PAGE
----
Friday, March 9, 2012

Delegate Mike Watson Newsletter





Delegate Watson at a press conference with the Sheriffs Association

Letter from Mike:






In the last few newsletters we have been counting down weeks to the end of session.  After tomorrow, we will start counting up…the number of days after the end of ‘regular session’ in which we do not have a budget.  In the House, having passed a budget bill twice now, we are making every effort to move forward and have our conferees already working to resolve difference between our budget and the Senate items that we suspect will be in their budget.  However, as I write this letter a final budget agreement does not appear to be eminent.  Some of our readers might recall me talking about calling my wife from the Capitol Steps in Washington a couple years ago.  I told her “this place is broken and can only be fixed by the states”.  I would not have guessed that I would be facing similar partisan gridlock when I came to Richmond.  That said, I do have faith that our colleagues on the other side of the aisle will come around and do what is right for the citizens of the Commonwealth.  Certainly they recognize the burden that will be placed upon public safety, transportation, schools, localities and other state agencies by delaying our budget.  


As we transition out of Richmond and back to our districts, our team will be setting up our two district offices.  We will be finalizing plans for several Town Hall meetings and organizing a number of events.  We will address some plans in this newsletter with more information coming out as we finalize dates, locations, etc. in the coming weeks.  I encourage you to visit our website at as we will routinely update information there.  If you are on Facebook, you may want to visit the DelegateWatson page as well. 


This has been an exciting eight weeks.  I have gotten several worthy bills through the system, still working to keep my budget amendments intact and have learned much about our legislative system.  Officially, our last day of session will be on Saturday and I am looking forward to getting back to our district as there is much to do once there.   I have my share of homework in the nine months before 2013 and I am eager to report progress to you along the way.  One of these projects will break new ground.  As a teaser, I will simply ask you to keep your eye out for press releases in a couple weeks.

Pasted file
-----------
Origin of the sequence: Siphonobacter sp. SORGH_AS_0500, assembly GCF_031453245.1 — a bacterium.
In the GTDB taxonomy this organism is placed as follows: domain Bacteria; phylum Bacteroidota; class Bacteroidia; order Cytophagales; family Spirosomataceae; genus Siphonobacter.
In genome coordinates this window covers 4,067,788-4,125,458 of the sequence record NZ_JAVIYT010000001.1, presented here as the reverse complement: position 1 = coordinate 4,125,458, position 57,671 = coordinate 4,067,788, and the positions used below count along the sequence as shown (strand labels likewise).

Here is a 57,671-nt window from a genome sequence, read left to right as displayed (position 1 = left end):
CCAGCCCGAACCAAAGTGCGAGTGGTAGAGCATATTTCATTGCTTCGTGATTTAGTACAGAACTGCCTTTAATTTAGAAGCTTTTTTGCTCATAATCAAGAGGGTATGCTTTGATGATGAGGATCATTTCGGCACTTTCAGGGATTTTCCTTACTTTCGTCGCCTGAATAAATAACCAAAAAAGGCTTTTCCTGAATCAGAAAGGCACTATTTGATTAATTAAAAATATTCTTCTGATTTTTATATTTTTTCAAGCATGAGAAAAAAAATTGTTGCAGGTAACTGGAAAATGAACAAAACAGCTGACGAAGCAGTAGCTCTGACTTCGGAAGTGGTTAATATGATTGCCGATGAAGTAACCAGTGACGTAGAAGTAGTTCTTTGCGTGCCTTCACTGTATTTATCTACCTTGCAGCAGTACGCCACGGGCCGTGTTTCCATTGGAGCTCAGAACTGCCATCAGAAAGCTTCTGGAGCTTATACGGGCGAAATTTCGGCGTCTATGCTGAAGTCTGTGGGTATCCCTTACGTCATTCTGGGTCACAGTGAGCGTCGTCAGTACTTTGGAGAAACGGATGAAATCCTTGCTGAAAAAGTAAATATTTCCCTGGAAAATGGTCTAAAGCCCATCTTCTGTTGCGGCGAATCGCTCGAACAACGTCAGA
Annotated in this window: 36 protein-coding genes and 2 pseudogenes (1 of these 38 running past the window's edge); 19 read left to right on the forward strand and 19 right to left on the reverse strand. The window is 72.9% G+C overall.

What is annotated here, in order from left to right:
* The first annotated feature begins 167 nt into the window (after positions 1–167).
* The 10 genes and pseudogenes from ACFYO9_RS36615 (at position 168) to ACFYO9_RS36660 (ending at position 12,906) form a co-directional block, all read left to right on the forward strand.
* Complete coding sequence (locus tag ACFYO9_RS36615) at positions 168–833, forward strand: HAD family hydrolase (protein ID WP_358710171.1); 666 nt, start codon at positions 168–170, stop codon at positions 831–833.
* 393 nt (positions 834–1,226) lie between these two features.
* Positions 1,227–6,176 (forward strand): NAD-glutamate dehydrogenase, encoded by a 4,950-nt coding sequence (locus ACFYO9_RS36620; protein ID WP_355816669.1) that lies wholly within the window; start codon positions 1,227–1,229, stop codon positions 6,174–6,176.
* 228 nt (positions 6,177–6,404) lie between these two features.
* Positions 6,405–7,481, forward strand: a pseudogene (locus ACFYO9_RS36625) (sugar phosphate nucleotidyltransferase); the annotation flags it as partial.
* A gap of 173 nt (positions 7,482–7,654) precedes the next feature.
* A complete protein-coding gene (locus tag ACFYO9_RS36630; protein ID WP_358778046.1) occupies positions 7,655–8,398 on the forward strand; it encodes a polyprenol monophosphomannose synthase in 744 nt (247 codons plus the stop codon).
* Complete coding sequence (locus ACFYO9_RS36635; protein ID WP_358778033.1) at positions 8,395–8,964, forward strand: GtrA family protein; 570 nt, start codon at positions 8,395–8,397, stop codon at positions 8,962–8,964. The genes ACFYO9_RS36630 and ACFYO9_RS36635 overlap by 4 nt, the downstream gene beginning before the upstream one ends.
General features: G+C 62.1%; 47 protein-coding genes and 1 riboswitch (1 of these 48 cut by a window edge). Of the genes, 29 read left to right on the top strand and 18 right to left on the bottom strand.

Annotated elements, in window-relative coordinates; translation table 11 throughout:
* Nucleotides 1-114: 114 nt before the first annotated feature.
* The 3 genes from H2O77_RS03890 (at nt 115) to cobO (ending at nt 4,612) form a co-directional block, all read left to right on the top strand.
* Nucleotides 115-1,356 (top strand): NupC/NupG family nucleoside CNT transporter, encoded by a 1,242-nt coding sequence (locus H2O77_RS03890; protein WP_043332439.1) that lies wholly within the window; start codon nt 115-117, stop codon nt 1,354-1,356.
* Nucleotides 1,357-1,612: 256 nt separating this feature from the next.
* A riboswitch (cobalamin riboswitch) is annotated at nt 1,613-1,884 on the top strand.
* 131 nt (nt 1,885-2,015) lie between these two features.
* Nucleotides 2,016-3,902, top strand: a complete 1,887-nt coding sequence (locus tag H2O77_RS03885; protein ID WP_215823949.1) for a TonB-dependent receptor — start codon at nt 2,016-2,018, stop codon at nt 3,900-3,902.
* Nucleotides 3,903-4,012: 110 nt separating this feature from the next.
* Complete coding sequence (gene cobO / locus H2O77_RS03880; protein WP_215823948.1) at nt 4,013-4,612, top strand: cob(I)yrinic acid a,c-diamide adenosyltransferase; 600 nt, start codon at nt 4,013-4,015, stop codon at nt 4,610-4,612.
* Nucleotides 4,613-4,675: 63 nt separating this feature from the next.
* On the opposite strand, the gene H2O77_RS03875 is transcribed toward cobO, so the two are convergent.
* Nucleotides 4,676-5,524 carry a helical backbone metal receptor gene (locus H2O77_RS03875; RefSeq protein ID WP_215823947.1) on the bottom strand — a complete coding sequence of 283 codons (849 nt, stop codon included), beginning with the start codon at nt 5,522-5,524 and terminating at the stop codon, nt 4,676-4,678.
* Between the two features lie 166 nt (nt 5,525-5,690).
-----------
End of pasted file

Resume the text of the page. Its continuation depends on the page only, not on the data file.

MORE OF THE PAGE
Barring unforeseen events here in Richmond, our next newsletter will be sent from the 93rd district.  I look forward to seeing you in our district offices, at events and around town.   Please contact my office if we can be of assistance and know that I am grateful for this opportunity to serve. 


Signing off from Richmond.




Contact Me:


As always, we are here in Richmond to serve you. We want to hear what you think about the legislation pending before the House, or if there's anything we can do to help you.


My office can be reached at:


(804) 698-1093


or via email at


"Like" Me on Facebook


The most up-to-date information can be found here

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District Offices


For the convenience of all constituents, we will have two 93rd district offices.  In Williamsburg, we will staff an office at 1201 Jamestown Road (the white building at the corner of Jamestown Road and Route 199).  This location is just down the street from the campus of William and Mary and is an extremely convenient location for folks in James City County and Williamsburg.  For our friends in Newport News and York County, we have an office in the Cybernetics Building on Victory Boulevard.  Both offices should be up and running within a couple weeks and once we are set up, we will post our contact information and office hours on the web.